Cepeda column: A few words of Spanish on Oscar night spoke volumes for Latinos
CHICAGO — All right, Diego Luna can come in from the doghouse. He managed to earn a reprieve on Oscar night.
I had kicked him out back in 2013, when Luna (most famously of “Rogue One: A Star Wars Story”) went on Conan O’Brien’s talk show, “Conan,” to promote his futuristic movie “Elysium” and dropped some tired stereotypes on millions of TV viewers.
O’Brien: “In the future, they’re prophesizing in this movie that everybody speaks Spanish, ‘cause that’s sort of the way it’s going.”
Luna: “Yeah, and it’s not going to take so long. … If you want to keep your job at this network, you’re going to have to learn Spanish.”
O’Brien: “Yes, ‘cause the country, it’s all changing over.”
Luna: “Forty-seven million people speak Spanish today, and we like having sex, so multiply that for eight in 10 years, another eight in another 10 years.”
I ripped Luna for pushing the narrative of hypersexualized Latinos and suggested he check the Pew Research Center for accurate data before shooting off his mouth. That’s because, like all other immigrant groups before them, Latinos get up on their English skills pretty quickly.
The same year Luna made these comments, a Pew blog post noted that “A record 31 million Latinos now speak English proficiently, up from 8 million in 1980. … Our studies show that among Latinos born in the U.S., significant majorities get their news in English, watch television shows in English, listen to music in English and even think in English.”
Even though the number of Latinos who speak Spanish at home continues to increase due to the overall growth of the Latino population, the share of Latinos who speak the language has declined over the past decade or so, according to 2015 data from Pew, the most recent available. Just 73 percent of Latinos spoke Spanish at home in 2015, down from 78 percent in 2006, according to an analysis of Census Bureau data.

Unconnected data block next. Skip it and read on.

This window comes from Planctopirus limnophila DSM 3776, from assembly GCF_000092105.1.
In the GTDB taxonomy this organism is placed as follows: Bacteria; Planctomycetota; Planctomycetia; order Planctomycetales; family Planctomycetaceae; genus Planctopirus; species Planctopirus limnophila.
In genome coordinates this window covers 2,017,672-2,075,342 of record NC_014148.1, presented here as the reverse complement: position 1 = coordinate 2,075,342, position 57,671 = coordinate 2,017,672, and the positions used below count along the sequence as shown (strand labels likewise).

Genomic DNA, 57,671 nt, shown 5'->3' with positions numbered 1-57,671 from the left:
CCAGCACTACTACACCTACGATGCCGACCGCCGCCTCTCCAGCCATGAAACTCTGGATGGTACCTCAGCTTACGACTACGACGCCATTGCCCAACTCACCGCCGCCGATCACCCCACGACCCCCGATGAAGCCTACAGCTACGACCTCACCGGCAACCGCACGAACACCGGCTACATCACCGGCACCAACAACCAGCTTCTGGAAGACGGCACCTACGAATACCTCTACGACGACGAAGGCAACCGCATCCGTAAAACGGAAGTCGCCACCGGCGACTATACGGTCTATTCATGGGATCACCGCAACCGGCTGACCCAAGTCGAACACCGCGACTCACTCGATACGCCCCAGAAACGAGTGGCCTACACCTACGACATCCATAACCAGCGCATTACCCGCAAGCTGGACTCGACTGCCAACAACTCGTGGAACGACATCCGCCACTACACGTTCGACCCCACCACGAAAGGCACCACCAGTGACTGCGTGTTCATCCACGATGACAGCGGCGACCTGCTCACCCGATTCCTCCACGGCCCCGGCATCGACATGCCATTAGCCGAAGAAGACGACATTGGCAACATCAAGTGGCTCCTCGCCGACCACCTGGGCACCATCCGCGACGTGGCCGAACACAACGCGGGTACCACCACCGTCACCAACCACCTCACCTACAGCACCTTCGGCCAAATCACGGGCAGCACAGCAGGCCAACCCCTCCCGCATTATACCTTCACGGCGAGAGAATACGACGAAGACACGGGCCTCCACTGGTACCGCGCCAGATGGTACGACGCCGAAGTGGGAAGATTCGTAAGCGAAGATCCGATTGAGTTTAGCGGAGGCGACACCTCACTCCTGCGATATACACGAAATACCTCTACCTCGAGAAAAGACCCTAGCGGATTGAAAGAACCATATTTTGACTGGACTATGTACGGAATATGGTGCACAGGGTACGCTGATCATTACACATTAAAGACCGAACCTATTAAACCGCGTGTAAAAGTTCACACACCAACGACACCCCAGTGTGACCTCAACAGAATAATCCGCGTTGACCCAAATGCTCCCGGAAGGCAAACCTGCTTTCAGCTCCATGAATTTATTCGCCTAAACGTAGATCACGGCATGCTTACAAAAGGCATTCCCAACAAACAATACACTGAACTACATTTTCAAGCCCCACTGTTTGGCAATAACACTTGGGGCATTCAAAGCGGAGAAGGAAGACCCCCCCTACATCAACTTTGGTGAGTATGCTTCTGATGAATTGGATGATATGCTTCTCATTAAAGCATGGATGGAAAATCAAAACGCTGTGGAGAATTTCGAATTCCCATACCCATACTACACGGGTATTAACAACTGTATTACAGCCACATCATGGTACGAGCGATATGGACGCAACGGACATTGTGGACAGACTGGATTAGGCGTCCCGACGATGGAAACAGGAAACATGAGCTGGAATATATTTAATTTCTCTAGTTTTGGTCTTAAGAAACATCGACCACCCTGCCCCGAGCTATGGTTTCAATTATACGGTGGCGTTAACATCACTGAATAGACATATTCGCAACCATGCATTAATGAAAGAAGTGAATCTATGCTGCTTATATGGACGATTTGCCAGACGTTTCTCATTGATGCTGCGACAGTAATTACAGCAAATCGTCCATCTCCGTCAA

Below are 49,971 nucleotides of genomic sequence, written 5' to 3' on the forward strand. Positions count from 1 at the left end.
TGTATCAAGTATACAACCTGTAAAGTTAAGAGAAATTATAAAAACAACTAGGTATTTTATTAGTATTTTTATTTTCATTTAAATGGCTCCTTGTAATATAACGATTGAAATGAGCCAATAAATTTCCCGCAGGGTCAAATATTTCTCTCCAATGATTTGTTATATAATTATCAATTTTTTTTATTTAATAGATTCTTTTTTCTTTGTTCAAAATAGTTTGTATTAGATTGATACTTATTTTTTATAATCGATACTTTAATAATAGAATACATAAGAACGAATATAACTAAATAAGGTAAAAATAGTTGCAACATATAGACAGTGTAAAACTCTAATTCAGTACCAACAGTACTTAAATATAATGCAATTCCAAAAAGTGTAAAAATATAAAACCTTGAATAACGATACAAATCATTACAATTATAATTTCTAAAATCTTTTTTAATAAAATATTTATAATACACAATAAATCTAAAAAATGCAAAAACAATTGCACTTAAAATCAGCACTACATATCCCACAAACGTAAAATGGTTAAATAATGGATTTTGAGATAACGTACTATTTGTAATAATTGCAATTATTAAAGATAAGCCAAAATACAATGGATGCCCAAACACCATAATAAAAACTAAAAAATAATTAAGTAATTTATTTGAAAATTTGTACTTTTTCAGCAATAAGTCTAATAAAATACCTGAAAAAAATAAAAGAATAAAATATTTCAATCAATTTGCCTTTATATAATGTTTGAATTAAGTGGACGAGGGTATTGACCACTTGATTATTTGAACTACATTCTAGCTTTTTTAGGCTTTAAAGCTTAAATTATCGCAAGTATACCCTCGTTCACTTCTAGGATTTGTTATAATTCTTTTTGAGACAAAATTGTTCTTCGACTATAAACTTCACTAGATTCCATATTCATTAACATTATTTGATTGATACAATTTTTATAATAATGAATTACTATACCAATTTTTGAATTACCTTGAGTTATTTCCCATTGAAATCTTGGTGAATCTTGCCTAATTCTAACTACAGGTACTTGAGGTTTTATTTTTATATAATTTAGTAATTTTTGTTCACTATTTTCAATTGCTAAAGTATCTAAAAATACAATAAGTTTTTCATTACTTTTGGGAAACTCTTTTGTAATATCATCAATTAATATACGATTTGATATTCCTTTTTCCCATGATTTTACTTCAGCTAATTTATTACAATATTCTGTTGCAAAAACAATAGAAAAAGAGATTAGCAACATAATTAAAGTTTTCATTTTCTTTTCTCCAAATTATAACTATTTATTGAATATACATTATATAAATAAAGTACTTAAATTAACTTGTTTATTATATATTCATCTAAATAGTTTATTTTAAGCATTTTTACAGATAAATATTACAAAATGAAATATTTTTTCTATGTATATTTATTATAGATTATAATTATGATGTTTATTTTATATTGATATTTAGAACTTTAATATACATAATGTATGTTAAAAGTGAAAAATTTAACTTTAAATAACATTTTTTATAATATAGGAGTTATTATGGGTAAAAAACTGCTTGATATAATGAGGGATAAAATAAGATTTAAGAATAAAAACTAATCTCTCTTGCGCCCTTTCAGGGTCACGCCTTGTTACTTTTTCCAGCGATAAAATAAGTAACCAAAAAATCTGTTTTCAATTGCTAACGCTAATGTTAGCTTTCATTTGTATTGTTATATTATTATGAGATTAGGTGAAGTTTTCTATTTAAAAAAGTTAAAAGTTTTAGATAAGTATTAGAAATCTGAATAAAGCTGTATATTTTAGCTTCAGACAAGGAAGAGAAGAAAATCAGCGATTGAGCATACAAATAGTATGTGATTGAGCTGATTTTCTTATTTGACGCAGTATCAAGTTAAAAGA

When I started teaching in 2005, all of my Hispanic students were native Spanish speakers. This year, many of my students are native English speakers who nonetheless require help understanding and internalizing the intricacies of the language because they’ve grown up in a household where English is only spoken as a second language.
Luna was dead wrong in 2013, but bygones must be allowed to be bygones because we’re no longer in a political environment where a Mexican man could even say such a thing without potentially triggering a violent act.
In the years leading up to president Donald Trump’s victorious presidential campaign, hate crimes against Latinos had risen so much that more than one in five hate crimes victimized Latinos, according to an analysis by the Center for Public Integrity.
In California, hate crimes against Latinos have increased by more than 50 percent since 2016, according to a recent Department of Justice report.
In such an environment, Luna sprinkling his Academy Awards presenter patter with Spanish is a declaration of pride in a language no one in the world should be ashamed of speaking.
As Luna, and chef Jose Andres, finished their introduction to a 2019 Oscar nominee for best picture, “Roma,” Luna let Espanol have the last word over the majority white crowd of attendees and viewers.
He basically said, and I’m translating here: “Alrighty then, here’s a little piece of ‘Roma.’”
It was a simple little moment that probably passed by too quickly for non-Spanish speaker to catch. And a huge one for everyone who recognized the Mexi-centric slang and felt that Diego was not only speaking to them, but for them.
“When Diego Luna said ‘Bueno pues,’ I felt that,” said film fan @voyalcinesola on Twitter.
Me too, right in the sternum.
Just like everyone else who felt the emotions start roiling when Andres prefaced Luna’s quip with: “This beautiful, intimate film, one that gives voice to the voiceless, reminds us of the understanding and compassion we all owe to the invisible people in our lives — immigrants and women — who move humanity forward.”
Countless people of color felt gratitude to Andres and Luna for reminding us that despite any attempts to dehumanize us and break our spirits, it only takes a few words to inspire fellowship and a sense of shared experience, regardless of whether you’re rich and fancy or barely out of poverty.
And in this way, the duo’s intro was as poignant and as breathtaking as the movie “Roma” itself.
Esther Cepeda’s email address is firstname.lastname@example.org, or follow her on Twitter: @estherjcepeda.
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